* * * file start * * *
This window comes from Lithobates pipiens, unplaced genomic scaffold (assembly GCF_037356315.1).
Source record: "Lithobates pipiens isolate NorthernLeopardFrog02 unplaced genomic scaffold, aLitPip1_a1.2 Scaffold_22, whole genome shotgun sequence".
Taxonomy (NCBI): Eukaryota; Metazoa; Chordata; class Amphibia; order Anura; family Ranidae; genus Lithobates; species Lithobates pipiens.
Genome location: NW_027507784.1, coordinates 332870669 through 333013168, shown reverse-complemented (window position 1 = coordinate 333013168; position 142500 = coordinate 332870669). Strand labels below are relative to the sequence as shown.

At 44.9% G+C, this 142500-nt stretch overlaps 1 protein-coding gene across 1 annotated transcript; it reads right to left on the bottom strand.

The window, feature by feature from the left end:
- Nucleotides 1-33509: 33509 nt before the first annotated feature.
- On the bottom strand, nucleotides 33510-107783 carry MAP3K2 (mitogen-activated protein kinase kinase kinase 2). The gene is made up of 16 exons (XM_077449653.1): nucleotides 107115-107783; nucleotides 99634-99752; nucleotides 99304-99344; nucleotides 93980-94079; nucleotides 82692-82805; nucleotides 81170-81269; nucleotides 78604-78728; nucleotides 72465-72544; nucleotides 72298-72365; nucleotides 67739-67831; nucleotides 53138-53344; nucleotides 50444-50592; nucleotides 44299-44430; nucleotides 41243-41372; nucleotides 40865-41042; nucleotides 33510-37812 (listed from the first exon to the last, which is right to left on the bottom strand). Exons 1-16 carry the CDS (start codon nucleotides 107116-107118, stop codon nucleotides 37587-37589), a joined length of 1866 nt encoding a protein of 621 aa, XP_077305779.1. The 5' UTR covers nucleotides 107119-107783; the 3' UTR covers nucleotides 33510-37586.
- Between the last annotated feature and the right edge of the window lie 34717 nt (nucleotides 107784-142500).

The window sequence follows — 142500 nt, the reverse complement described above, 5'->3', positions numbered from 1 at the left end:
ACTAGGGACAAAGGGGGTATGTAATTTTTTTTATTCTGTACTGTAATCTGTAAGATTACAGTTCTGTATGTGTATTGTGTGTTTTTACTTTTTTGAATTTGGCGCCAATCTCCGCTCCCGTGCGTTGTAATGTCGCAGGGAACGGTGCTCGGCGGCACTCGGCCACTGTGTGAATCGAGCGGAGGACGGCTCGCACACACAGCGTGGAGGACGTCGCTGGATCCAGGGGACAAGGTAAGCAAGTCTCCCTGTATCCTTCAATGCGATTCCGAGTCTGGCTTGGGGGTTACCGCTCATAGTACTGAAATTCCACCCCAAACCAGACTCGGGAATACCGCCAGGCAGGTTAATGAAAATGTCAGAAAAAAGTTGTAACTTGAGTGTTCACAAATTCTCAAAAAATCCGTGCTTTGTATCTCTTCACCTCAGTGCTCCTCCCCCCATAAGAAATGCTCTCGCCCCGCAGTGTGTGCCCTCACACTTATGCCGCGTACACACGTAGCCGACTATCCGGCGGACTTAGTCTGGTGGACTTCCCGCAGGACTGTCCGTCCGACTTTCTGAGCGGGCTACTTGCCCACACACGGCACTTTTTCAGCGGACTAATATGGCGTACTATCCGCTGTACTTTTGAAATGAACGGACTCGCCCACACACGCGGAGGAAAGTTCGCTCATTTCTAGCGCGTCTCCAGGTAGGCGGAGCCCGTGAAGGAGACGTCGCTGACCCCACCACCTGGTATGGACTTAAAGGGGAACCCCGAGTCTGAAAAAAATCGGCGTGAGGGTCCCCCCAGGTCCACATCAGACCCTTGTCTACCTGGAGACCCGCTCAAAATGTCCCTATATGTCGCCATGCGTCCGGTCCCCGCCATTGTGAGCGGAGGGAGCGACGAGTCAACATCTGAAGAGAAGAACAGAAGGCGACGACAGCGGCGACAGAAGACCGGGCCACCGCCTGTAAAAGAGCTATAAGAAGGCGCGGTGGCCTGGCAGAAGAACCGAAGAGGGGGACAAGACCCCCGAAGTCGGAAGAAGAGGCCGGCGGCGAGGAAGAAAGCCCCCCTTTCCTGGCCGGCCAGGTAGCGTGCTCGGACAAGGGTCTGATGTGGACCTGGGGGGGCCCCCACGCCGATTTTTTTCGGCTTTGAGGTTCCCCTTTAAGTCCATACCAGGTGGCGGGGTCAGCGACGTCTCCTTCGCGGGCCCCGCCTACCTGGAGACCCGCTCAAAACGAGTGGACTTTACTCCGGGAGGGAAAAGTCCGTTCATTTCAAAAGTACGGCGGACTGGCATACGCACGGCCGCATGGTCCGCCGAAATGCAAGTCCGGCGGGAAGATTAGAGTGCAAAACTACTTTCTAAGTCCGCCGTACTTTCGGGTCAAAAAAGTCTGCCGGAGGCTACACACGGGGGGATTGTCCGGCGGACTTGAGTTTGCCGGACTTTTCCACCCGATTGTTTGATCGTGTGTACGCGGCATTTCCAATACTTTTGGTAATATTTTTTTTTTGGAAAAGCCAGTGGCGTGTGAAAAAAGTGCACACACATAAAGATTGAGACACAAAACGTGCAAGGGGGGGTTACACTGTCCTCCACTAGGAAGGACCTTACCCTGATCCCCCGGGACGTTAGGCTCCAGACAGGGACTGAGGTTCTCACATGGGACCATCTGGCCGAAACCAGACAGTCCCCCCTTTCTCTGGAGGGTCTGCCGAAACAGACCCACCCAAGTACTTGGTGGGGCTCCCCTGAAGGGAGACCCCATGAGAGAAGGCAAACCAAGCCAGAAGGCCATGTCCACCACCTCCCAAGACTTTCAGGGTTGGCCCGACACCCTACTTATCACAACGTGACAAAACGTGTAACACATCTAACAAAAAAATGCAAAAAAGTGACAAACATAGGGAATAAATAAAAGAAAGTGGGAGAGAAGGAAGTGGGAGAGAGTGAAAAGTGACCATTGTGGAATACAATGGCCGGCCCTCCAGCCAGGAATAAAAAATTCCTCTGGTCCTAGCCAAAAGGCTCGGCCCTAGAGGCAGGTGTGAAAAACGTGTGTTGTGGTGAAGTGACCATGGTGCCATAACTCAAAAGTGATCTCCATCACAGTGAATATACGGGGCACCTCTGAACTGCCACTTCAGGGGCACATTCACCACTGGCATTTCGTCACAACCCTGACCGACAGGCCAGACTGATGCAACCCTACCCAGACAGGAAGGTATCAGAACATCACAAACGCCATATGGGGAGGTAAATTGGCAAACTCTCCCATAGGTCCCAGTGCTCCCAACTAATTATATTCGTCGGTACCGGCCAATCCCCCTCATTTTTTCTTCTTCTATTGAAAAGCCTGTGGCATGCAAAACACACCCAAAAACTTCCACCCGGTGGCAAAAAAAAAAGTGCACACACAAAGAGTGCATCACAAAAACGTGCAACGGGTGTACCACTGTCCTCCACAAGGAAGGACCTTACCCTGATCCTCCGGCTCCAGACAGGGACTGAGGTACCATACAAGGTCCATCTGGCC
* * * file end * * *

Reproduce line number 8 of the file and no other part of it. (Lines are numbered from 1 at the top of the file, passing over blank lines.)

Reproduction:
- On the bottom strand, nucleotides 33510-107783 carry MAP3K2 (mitogen-activated protein kinase kinase kinase 2). The gene is made up of 16 exons (XM_077449653.1): nucleotides 107115-107783; nucleotides 99634-99752; nucleotides 99304-99344; nucleotides 93980-94079; nucleotides 82692-82805; nucleotides 81170-81269; nucleotides 78604-78728; nucleotides 72465-72544; nucleotides 72298-72365; nucleotides 67739-67831; nucleotides 53138-53344; nucleotides 50444-50592; nucleotides 44299-44430; nucleotides 41243-41372; nucleotides 40865-41042; nucleotides 33510-37812 (listed from the first exon to the last, which is right to left on the bottom strand). Exons 1-16 carry the CDS (start codon nucleotides 107116-107118, stop codon nucleotides 37587-37589), a joined length of 1866 nt encoding a protein of 621 aa, XP_077305779.1. The 5' UTR covers nucleotides 107119-107783; the 3' UTR covers nucleotides 33510-37586.